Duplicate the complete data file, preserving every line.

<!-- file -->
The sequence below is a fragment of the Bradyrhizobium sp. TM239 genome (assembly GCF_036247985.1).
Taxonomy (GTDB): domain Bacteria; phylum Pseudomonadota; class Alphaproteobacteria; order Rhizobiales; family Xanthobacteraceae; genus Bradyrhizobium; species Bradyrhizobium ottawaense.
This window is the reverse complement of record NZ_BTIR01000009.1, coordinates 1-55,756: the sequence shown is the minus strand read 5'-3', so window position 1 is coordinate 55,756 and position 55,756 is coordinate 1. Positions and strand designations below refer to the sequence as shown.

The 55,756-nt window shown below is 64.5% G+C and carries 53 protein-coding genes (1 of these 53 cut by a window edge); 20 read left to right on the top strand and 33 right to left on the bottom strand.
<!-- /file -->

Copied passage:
The sequence below is a fragment of the Bradyrhizobium sp. TM239 genome (assembly GCF_036247985.1).
Taxonomy (GTDB): domain Bacteria; phylum Pseudomonadota; class Alphaproteobacteria; order Rhizobiales; family Xanthobacteraceae; genus Bradyrhizobium; species Bradyrhizobium ottawaense.
This window is the reverse complement of record NZ_BTIR01000009.1, coordinates 1-55,756: the sequence shown is the minus strand read 5'-3', so window position 1 is coordinate 55,756 and position 55,756 is coordinate 1. Positions and strand designations below refer to the sequence as shown.

The 55,756-nt window shown below is 64.5% G+C and carries 53 protein-coding genes (1 of these 53 cut by a window edge); 20 read left to right on the top strand and 33 right to left on the bottom strand.